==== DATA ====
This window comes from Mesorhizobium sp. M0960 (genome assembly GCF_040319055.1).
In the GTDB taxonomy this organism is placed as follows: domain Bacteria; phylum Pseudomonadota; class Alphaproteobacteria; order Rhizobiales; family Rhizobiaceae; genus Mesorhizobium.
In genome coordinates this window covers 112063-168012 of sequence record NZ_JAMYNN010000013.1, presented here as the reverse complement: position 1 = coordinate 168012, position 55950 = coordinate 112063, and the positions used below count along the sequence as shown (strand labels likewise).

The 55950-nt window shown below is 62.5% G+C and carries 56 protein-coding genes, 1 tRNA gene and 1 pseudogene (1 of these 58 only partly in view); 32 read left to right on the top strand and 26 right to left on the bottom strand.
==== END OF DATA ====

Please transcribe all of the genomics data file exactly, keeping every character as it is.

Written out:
This window comes from Mesorhizobium sp. M0960 (genome assembly GCF_040319055.1).
In the GTDB taxonomy this organism is placed as follows: domain Bacteria; phylum Pseudomonadota; class Alphaproteobacteria; order Rhizobiales; family Rhizobiaceae; genus Mesorhizobium.
In genome coordinates this window covers 112063-168012 of sequence record NZ_JAMYNN010000013.1, presented here as the reverse complement: position 1 = coordinate 168012, position 55950 = coordinate 112063, and the positions used below count along the sequence as shown (strand labels likewise).

The 55950-nt window shown below is 62.5% G+C and carries 56 protein-coding genes, 1 tRNA gene and 1 pseudogene (1 of these 58 only partly in view); 32 read left to right on the top strand and 26 right to left on the bottom strand.